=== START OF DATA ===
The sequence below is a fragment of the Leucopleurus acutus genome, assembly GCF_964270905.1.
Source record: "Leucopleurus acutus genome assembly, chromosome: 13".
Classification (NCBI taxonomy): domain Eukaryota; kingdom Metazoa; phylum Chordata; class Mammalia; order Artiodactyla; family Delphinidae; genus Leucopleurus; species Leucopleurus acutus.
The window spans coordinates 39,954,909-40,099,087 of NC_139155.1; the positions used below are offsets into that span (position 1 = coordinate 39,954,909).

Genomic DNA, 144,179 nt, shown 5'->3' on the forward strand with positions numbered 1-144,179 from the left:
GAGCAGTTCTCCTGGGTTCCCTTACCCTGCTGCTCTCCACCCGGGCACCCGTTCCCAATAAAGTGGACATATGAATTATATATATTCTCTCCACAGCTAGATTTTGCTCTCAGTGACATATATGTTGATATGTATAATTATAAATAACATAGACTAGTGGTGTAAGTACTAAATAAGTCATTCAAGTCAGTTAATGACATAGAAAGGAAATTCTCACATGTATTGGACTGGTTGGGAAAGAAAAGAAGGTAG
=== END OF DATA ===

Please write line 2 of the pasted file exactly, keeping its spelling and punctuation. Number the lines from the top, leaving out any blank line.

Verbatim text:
Source record: "Leucopleurus acutus genome assembly, chromosome: 13".